Ocean and Atmospheric Sciences (SOC)
The Discipline and the Major
The oceanography major is designed for the “hands-on” student with a strong interest in the physical and dynamic properties of the ocean and atmosphere. Oceanography majors reinforce knowledge gained in the classroom with underway and computer laboratories and conduct current and scientifically relevant research. The faculty includes tenure-track civilian professors, rotational military instructors with recent fleet experience and permanent military professors. Oceanography majors take 13 courses in oceanography, meteorology, and applied mathematics. Students in the honors program take 14.
Oceanography attracts a diverse cross-section of midshipmen that has included a Rhodes Scholar, several Trident Scholars, varsity athletes, high-ranking members of the Brigade leadership and many students whose research work has been published in professional conferences and journals. A prospective major can expect to take two courses in general oceanography and a course on the dynamics of the atmosphere during third class year. The second class year builds on these introductory courses and includes courses on atmospheric thermodynamics, quantitative methods in the science of the ocean and atmosphere and research methods if selected for honors. The list of available electives is diverse and includes geological oceanography, geographical information systems, polar oceanography, near-shore oceanography, biological oceanography, estuarine oceanography, global climate change, synoptic meteorology, tropical meteorology, and environmental remote sensing. The first class year includes required courses in waves and tides, underwater acoustics and sonar, mathematical modeling of the ocean and atmosphere and a faculty mentored capstone or honors research project.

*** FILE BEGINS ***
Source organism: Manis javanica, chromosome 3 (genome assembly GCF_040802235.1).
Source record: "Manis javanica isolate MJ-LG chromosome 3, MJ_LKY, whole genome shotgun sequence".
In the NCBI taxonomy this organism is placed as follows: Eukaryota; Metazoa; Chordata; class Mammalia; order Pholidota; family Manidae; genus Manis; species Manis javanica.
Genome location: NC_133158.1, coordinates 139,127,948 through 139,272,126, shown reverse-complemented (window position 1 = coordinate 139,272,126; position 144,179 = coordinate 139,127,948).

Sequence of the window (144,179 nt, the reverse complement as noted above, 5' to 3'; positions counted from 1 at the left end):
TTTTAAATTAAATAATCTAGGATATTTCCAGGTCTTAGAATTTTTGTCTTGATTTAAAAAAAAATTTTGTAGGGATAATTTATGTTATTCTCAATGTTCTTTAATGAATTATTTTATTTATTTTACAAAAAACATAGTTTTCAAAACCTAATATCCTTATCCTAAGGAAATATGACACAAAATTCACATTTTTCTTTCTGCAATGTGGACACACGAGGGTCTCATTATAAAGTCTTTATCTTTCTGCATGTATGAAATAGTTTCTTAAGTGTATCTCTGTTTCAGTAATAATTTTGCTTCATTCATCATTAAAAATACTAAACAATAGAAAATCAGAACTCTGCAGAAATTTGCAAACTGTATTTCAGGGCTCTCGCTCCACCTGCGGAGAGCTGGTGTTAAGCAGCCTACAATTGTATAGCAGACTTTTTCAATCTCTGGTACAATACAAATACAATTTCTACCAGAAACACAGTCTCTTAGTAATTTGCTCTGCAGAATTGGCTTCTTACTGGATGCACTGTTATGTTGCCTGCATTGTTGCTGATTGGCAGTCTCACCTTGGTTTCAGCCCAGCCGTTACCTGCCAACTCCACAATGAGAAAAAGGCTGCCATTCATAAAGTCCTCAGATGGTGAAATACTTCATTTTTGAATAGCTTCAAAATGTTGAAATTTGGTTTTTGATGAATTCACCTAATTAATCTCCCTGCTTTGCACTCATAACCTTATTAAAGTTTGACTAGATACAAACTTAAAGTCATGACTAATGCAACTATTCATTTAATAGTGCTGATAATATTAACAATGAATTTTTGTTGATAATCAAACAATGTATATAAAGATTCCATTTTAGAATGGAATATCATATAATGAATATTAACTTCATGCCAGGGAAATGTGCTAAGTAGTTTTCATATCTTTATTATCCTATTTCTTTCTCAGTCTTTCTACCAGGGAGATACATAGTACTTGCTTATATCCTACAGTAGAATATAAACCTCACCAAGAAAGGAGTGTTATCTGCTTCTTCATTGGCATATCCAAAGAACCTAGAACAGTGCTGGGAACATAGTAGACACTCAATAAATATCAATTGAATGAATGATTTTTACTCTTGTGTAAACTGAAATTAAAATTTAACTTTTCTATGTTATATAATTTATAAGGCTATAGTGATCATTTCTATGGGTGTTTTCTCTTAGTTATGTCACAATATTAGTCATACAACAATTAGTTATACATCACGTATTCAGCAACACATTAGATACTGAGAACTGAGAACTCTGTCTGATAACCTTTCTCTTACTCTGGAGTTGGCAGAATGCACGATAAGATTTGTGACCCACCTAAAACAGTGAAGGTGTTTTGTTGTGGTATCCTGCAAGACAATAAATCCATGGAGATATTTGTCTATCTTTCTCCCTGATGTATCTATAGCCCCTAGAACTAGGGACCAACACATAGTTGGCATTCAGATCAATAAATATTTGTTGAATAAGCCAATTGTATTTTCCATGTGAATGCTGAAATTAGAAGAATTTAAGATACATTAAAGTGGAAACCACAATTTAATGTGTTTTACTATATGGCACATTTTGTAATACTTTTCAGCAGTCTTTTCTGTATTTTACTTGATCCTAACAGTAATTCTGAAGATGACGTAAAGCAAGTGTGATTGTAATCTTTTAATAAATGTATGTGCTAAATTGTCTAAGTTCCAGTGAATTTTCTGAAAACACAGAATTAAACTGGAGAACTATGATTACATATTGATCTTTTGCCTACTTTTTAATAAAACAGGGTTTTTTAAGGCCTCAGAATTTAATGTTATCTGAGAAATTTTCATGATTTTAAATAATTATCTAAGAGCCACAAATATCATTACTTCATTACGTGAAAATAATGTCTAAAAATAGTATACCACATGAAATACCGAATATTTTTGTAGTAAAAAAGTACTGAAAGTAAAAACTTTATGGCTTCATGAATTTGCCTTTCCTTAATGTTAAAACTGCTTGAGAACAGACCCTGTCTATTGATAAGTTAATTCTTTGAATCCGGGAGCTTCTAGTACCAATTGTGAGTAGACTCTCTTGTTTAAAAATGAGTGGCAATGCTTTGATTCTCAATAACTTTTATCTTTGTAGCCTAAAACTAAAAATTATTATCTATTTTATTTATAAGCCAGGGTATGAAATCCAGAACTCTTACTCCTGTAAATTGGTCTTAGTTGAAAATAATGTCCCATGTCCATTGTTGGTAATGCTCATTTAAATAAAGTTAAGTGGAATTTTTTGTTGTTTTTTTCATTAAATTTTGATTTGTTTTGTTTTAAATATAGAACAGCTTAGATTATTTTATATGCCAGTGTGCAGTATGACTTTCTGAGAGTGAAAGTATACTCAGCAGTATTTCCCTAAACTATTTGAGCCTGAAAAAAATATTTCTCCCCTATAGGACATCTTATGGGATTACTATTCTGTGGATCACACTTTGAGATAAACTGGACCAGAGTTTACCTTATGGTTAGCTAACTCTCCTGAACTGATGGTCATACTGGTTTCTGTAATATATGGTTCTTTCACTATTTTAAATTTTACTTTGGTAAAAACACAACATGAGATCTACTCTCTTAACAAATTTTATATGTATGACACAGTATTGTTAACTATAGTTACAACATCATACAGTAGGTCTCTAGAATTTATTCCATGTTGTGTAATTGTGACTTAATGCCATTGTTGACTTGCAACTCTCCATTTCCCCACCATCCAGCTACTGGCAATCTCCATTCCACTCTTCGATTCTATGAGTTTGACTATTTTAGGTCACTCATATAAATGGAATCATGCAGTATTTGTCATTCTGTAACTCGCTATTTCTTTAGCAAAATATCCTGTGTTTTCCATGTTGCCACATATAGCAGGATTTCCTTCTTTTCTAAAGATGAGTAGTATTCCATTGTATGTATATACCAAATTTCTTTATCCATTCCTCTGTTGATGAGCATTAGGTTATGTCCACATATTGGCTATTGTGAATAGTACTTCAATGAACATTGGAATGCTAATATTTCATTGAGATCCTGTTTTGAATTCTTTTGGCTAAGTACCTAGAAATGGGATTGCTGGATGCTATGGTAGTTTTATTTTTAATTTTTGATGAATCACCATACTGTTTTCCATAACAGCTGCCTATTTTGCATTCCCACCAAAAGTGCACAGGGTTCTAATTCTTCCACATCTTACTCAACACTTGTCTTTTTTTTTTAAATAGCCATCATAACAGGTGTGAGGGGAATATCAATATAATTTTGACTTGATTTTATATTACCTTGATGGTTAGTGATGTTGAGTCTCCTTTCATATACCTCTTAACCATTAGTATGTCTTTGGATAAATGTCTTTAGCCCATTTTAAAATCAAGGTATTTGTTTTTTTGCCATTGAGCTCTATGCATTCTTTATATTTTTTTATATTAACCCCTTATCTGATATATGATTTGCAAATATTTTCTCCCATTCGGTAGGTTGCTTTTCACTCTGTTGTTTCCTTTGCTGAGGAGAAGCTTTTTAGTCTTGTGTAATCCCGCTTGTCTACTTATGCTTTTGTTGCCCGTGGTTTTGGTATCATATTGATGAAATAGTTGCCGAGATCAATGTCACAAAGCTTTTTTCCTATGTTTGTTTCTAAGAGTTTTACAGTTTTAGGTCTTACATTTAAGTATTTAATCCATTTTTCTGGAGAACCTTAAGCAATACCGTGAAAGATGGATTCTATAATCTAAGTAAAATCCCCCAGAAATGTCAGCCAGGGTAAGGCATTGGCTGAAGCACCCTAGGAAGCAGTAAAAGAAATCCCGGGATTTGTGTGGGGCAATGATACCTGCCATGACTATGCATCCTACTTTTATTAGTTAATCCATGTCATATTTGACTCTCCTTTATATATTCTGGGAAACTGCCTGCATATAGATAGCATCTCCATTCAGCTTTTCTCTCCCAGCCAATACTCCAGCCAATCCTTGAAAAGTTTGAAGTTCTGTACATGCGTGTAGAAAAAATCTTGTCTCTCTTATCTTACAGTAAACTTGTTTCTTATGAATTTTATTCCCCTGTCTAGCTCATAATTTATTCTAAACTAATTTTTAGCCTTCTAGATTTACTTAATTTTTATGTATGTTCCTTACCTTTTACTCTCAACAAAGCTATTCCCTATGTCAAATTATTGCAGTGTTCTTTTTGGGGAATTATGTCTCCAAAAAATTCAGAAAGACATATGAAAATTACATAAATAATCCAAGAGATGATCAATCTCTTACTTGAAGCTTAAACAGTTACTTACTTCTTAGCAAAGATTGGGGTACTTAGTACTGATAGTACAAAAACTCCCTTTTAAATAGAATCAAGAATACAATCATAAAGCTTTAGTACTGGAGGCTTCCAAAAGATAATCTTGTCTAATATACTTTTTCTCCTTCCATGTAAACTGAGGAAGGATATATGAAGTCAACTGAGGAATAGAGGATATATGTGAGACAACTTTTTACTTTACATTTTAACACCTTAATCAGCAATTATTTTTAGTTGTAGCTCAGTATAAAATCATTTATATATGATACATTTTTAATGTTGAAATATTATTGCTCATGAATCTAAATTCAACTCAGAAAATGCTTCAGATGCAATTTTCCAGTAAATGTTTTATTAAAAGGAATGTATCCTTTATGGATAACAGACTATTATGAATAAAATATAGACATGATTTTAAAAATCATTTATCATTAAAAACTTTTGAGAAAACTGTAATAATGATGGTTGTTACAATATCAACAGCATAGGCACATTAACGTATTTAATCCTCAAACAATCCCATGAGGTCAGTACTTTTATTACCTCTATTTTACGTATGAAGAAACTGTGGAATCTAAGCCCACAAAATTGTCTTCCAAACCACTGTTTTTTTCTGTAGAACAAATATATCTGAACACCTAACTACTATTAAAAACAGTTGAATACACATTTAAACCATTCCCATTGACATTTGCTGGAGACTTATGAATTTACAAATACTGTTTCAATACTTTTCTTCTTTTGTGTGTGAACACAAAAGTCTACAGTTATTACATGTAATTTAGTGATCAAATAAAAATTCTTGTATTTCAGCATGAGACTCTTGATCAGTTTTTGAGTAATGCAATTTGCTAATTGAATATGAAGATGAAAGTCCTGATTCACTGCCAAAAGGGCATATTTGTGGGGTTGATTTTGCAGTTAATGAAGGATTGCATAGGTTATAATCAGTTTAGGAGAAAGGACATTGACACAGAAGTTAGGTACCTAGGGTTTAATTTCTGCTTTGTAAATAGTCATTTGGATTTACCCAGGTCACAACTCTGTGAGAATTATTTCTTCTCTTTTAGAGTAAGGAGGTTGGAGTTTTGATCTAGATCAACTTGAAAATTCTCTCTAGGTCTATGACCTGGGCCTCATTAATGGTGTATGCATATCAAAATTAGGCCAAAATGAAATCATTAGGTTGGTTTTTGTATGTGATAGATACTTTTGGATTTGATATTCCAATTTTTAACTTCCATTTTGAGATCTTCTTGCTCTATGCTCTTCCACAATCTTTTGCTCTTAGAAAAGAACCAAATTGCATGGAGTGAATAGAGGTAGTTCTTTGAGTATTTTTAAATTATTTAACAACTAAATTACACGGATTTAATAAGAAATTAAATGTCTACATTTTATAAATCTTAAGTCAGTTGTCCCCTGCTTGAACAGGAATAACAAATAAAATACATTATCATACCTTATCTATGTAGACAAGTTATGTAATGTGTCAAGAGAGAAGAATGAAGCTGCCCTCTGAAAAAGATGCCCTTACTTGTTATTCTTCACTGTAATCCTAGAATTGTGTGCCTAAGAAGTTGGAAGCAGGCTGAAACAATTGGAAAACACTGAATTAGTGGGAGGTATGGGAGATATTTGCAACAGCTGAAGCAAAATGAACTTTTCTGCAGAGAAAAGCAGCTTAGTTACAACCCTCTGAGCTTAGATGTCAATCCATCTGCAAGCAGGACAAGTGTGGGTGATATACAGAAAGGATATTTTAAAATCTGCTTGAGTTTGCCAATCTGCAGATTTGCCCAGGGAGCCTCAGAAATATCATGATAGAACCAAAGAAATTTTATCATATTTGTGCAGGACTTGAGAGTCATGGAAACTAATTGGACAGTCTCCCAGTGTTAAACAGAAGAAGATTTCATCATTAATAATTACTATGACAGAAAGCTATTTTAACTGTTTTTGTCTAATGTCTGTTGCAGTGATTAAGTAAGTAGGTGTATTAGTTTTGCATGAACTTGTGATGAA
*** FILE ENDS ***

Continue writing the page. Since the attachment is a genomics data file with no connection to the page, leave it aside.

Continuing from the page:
Faculty-directed field and computer-based research opportunities include the retreat of glaciers associated with global climate change, the survey of century-old ship wrecks, ocean turbidity in Key West, oxygen depletion and oyster populations in the Chesapeake Bay, and wind regimes over the Andes mountains in Chile. Our robust internship program includes storm chasing over the midwest, flying through hurricanes over the Atlantic Ocean, analyzing satellite imagery of icebergs, sampling sea ice in the Bering Sea and a week in Antarctica that includes a flight to the South Pole. After graduation, oceanography majors may pursue careers in surface warfare, submarines, naval aviation, the Marine Corps (air and ground), special warfare, and other fields.
Opportunities exist for immediate graduate school at the University of Rhode Island, Massachusetts Institute of Technology or Scripps Institute. After their initial tours, a few transfer into the naval oceanography community and obtain advanced degrees at the Naval Postgraduate School in Monterey, California. After transition to the public sector, employment opportunities exist in the federal government (NOAA, NSF, USGS, NASA, EPA, Department of Energy), numerous academic institutions that offer courses in oceanography and meteorology related fields, and in private industry (engineering companies, fisheries, petroleum industry and marine policy).
Considerations for those who might be interested in this major
Because the major is scientifically diverse and technologically oriented, prospective students should be inquisitive and persistent, have a strong background in mathematics and be comfortable with the use of computers. Midshipmen are attracted to the major because they are interested in the ocean or the atmosphere and want to learn the science of the Earth’s environment.